• If I could take 1 year off of work, what would I do?
  • If I could take 3 years off of work, what would I do?

I started to experiment with things that I was passionate about. I started my blog to share things that I was learning. I started running coaching on lifestyle design because I absolutely love helping people figure out what they want.

If I could make money doing things that I love doing, I wouldn’t need to wait until I reached FI to leave traditional work.

Within 6 months of starting my coaching business (i.e. what I’d want to do anyway after FI), I had already replaced half of my income from my part-time job.

My most conservative projection shows that I will match my 2020 salary with business income in 2021. I now realize that it’s a totally viable option to fund my lifestyle with passion projects. So, I quit my job and took the leap to entrepreneurship.

Why should I rush to retire early if I’m enjoying my life?

There were a number of things that we realized to be true:

  • When we work less, we are less exhausted and burned out. Because of this, we spent significantly less money on convenience and escape after I started working part-time.
  • With reduced expenses, we can work less to cover our expenses and still save.
  • Working less enabled me to start a passion-based business doing the things I’d want to do after reaching FI anyway.

If I’m already doing what I’d want to do after reaching FI, I definitely don’t need to rush to reach FI in the next 5-10 years. I’d be happy to reach FI at the age of 50 or 55 so that I’d be secure financially in case I can’t (or no longer want to) work.

For us, this means that we can slow down our path to FI and enjoy our life now. If we kept pushing, we could reach FI within the next 5-7 years (before the age of 40).

If we’re able to transition to a life that’s much closer to our post-FI vision, it doesn’t make sense for us to rush it.

This idea led to the concept of Slow FI, the ability to design your life along the path to FI.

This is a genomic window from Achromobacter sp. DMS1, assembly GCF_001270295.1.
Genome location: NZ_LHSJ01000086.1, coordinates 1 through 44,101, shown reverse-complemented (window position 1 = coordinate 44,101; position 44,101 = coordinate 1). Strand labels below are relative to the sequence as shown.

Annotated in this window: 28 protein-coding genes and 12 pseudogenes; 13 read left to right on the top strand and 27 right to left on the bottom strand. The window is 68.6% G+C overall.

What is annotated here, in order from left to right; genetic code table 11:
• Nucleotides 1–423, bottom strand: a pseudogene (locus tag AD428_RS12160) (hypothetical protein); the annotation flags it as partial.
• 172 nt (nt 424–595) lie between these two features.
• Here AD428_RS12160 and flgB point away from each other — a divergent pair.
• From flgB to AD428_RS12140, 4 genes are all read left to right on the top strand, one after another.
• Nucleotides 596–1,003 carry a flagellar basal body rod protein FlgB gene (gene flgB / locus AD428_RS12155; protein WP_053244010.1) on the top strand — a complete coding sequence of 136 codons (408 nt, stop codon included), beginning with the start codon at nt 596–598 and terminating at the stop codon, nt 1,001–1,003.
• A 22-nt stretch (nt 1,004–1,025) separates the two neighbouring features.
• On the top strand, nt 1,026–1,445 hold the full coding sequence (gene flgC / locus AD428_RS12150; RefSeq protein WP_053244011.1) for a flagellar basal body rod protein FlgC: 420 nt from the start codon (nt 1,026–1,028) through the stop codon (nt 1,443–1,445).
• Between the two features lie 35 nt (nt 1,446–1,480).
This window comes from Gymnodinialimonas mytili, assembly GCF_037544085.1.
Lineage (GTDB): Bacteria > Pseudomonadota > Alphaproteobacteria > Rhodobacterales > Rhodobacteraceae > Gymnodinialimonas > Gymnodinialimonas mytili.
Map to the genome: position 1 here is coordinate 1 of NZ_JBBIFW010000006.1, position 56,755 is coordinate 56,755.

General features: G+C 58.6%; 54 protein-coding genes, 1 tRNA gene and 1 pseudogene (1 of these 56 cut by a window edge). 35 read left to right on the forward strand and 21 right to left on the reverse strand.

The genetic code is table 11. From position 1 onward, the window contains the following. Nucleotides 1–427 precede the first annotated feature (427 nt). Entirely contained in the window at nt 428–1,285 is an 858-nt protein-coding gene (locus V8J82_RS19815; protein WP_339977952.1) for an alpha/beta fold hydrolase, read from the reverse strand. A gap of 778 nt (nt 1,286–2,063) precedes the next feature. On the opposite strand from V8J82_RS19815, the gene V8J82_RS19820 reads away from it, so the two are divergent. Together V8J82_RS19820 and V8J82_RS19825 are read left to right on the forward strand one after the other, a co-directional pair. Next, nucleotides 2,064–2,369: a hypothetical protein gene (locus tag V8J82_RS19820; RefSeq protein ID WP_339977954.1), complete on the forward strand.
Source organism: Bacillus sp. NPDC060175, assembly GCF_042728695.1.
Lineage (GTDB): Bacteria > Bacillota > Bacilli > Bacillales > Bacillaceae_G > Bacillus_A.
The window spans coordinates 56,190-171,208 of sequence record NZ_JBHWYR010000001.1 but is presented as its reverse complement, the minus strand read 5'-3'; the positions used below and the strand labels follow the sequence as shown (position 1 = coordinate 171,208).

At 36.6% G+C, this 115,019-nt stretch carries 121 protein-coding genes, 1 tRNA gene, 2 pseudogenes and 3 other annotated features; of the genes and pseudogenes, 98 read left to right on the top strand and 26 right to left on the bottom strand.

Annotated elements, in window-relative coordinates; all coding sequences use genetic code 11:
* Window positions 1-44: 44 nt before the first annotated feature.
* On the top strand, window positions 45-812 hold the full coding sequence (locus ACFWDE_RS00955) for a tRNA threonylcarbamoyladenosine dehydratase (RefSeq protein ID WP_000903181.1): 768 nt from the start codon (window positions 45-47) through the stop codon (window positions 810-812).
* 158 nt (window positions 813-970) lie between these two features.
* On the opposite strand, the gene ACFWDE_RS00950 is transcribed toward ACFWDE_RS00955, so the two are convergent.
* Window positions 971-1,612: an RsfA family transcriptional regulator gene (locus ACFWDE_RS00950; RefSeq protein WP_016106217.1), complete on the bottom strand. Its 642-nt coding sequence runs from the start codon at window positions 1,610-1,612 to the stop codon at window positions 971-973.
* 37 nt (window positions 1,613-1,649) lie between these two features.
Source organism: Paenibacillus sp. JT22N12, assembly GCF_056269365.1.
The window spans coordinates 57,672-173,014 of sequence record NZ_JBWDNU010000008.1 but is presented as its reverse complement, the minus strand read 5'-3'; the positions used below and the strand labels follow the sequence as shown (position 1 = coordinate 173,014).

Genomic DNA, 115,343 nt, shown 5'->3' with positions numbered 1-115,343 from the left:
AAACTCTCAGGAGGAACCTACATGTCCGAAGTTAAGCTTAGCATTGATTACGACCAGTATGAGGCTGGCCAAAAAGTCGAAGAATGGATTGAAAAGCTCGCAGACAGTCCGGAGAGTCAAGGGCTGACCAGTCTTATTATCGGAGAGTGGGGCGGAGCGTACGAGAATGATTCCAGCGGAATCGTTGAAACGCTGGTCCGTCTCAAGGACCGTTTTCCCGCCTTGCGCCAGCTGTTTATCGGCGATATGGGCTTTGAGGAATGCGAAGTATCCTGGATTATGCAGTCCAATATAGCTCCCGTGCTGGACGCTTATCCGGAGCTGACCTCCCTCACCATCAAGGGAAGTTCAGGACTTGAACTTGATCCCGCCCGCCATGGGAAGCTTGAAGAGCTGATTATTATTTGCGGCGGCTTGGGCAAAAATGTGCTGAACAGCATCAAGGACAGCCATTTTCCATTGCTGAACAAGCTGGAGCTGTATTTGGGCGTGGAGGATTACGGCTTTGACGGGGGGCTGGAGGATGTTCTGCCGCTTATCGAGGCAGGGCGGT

The Fioneers celebrating making big changes in their lives

The Culminating Question - "Can I live my ideal post-FIRE life before reaching financial independence?"

My answer is “yes.”

This is my vision for my ideal life. I want to:

  • Be a location-independent entrepreneur
  • Slow travel for a few months each year
  • Work part-time hours on projects I’m passionate about and that have an impact on the world around me. 
  • Have ample time to focus on my health, relationships, and fun! 

Over the last two years, I’ve taken so many steps toward that vision. 

  1. I took a part-time job at a nonprofit in early 2019. Originally this allowed me to focus on my mental health. Even after my mental health improved, we realized that our life was so much better with me working part-time. I also had time to focus on my passion projects. 
  2. I’ve set strict boundaries around my traditional work time. Career success in that field was no longer my goal, so I set clear boundaries around my time so that I could focus on building my own business.  
  3. After building my business on the side, I recently decided to quit my job and become a full-time entrepreneur. I am now in charge of my own schedule. I get to choose when I work and the projects I want to work on.  

Each step has taken us closer to our vision for our ideal life. I am confident that we will continue taking steps to reach our ideal vision long before we reach FI (and long before we could reach FI if we were pushing hard toward the finish line).  

Over the next 1-2 years, I’d like to grow the business to a place where my husband, Corey, could also choose to quit his job and become location independent. This would allow us to travel a lot more frequently and do it together. This is our ultimate goal!   

Flipping the script on success, feminism, and FIRE has allowed me to embrace Slow FI.  I now have full confidence that I can design my ideal life long before reaching financial independence.   

Have you flipped the script on your life? Leave a comment below!
Jessica
Co-Founder of The Fioneers

Jessica is a Co-Founder of The Fioneers, a financial independence blog focused on the intersection between financial independence and lifestyle design. Jessica is a writer and lifestyle design coach. She provides coaching and courses on career discovery and lifestyle design for people who want to take unconventional paths and design lives they love.

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6 Comments

  1. Thank you FI Mechanic for bringing us Jess’s point of view on using power that FI affords to change and design the life she wants…intentionally.

    Often it’s earned, but not wielded to its fullest extent.

  2. Great read – thanks for putting this together. Jessica’s story is inspiring. Agree you can start to build and live your post-FIRE life while building up your investments. For example, I quit working full-time to be an employee part-time and have extra time during the week to spend on things I want to be doing. It’s great to know what you want.

  3. Great read and thanks for sharing! Amazing that you can achieve both goals in parallel. We got burned out on the grind of commuting to well-paying jobs in NY and moved to TX (by way of a 2 year stop in CA) and haven’t looked back. We took a hit on income, but we traded it in for better balance and more time with each other and our family.